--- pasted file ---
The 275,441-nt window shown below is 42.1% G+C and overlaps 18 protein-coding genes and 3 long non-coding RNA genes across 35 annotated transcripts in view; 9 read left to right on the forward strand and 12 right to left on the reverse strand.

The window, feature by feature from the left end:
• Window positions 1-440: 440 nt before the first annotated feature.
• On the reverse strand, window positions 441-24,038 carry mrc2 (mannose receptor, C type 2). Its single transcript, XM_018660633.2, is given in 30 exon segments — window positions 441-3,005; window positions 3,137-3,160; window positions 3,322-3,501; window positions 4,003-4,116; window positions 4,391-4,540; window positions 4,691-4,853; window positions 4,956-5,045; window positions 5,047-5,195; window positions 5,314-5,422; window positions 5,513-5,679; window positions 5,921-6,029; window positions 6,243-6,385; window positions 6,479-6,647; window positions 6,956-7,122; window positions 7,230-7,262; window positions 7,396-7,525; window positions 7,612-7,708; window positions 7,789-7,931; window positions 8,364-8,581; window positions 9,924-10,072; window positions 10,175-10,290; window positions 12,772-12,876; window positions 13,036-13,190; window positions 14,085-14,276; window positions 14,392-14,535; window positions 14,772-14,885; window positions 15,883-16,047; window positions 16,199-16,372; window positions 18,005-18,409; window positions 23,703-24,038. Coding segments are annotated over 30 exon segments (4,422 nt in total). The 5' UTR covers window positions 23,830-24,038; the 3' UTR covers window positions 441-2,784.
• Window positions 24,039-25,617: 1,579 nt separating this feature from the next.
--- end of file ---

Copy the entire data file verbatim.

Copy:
The 275,441-nt window shown below is 42.1% G+C and overlaps 18 protein-coding genes and 3 long non-coding RNA genes across 35 annotated transcripts in view; 9 read left to right on the forward strand and 12 right to left on the reverse strand.

The window, feature by feature from the left end:
• Window positions 1-440: 440 nt before the first annotated feature.
• On the reverse strand, window positions 441-24,038 carry mrc2 (mannose receptor, C type 2). Its single transcript, XM_018660633.2, is given in 30 exon segments — window positions 441-3,005; window positions 3,137-3,160; window positions 3,322-3,501; window positions 4,003-4,116; window positions 4,391-4,540; window positions 4,691-4,853; window positions 4,956-5,045; window positions 5,047-5,195; window positions 5,314-5,422; window positions 5,513-5,679; window positions 5,921-6,029; window positions 6,243-6,385; window positions 6,479-6,647; window positions 6,956-7,122; window positions 7,230-7,262; window positions 7,396-7,525; window positions 7,612-7,708; window positions 7,789-7,931; window positions 8,364-8,581; window positions 9,924-10,072; window positions 10,175-10,290; window positions 12,772-12,876; window positions 13,036-13,190; window positions 14,085-14,276; window positions 14,392-14,535; window positions 14,772-14,885; window positions 15,883-16,047; window positions 16,199-16,372; window positions 18,005-18,409; window positions 23,703-24,038. Coding segments are annotated over 30 exon segments (4,422 nt in total). The 5' UTR covers window positions 23,830-24,038; the 3' UTR covers window positions 441-2,784.
• Window positions 24,039-25,617: 1,579 nt separating this feature from the next.